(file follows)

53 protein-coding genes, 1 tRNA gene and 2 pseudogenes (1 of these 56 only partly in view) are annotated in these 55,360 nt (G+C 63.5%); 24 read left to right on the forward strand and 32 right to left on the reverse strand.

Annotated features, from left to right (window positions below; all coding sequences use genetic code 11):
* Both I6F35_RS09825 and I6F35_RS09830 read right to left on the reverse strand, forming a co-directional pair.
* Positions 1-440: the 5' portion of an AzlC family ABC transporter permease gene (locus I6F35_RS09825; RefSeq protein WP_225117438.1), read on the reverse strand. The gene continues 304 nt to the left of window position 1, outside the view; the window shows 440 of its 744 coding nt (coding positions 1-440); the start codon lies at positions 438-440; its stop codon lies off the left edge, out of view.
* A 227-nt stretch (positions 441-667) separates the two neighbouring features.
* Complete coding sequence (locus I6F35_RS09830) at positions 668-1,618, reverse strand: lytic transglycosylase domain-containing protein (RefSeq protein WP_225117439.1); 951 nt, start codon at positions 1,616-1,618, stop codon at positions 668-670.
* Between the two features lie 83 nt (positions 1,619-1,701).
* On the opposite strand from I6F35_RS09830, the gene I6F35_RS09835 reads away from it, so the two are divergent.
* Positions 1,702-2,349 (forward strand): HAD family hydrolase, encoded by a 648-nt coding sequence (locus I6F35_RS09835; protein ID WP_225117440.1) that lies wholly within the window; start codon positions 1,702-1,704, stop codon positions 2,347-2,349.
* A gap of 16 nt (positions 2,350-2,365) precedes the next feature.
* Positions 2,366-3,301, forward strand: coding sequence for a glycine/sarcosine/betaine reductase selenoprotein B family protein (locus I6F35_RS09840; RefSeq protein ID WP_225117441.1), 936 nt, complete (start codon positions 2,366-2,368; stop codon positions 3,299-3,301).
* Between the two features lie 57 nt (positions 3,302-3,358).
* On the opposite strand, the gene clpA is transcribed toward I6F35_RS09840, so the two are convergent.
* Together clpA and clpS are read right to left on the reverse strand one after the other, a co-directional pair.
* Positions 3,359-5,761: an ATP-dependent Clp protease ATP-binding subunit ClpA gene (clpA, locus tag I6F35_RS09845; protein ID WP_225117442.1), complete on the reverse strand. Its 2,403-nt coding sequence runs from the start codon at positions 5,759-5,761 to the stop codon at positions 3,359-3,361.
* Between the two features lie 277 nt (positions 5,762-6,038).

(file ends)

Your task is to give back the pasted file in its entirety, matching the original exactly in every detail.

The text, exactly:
53 protein-coding genes, 1 tRNA gene and 2 pseudogenes (1 of these 56 only partly in view) are annotated in these 55,360 nt (G+C 63.5%); 24 read left to right on the forward strand and 32 right to left on the reverse strand.

Annotated features, from left to right (window positions below; all coding sequences use genetic code 11):
* Both I6F35_RS09825 and I6F35_RS09830 read right to left on the reverse strand, forming a co-directional pair.
* Positions 1-440: the 5' portion of an AzlC family ABC transporter permease gene (locus I6F35_RS09825; RefSeq protein WP_225117438.1), read on the reverse strand. The gene continues 304 nt to the left of window position 1, outside the view; the window shows 440 of its 744 coding nt (coding positions 1-440); the start codon lies at positions 438-440; its stop codon lies off the left edge, out of view.
* A 227-nt stretch (positions 441-667) separates the two neighbouring features.
* Complete coding sequence (locus I6F35_RS09830) at positions 668-1,618, reverse strand: lytic transglycosylase domain-containing protein (RefSeq protein WP_225117439.1); 951 nt, start codon at positions 1,616-1,618, stop codon at positions 668-670.
* Between the two features lie 83 nt (positions 1,619-1,701).
* On the opposite strand from I6F35_RS09830, the gene I6F35_RS09835 reads away from it, so the two are divergent.
* Positions 1,702-2,349 (forward strand): HAD family hydrolase, encoded by a 648-nt coding sequence (locus I6F35_RS09835; protein ID WP_225117440.1) that lies wholly within the window; start codon positions 1,702-1,704, stop codon positions 2,347-2,349.
* A gap of 16 nt (positions 2,350-2,365) precedes the next feature.
* Positions 2,366-3,301, forward strand: coding sequence for a glycine/sarcosine/betaine reductase selenoprotein B family protein (locus I6F35_RS09840; RefSeq protein ID WP_225117441.1), 936 nt, complete (start codon positions 2,366-2,368; stop codon positions 3,299-3,301).
* Between the two features lie 57 nt (positions 3,302-3,358).
* On the opposite strand, the gene clpA is transcribed toward I6F35_RS09840, so the two are convergent.
* Together clpA and clpS are read right to left on the reverse strand one after the other, a co-directional pair.
* Positions 3,359-5,761: an ATP-dependent Clp protease ATP-binding subunit ClpA gene (clpA, locus tag I6F35_RS09845; protein ID WP_225117442.1), complete on the reverse strand. Its 2,403-nt coding sequence runs from the start codon at positions 5,759-5,761 to the stop codon at positions 3,359-3,361.
* Between the two features lie 277 nt (positions 5,762-6,038).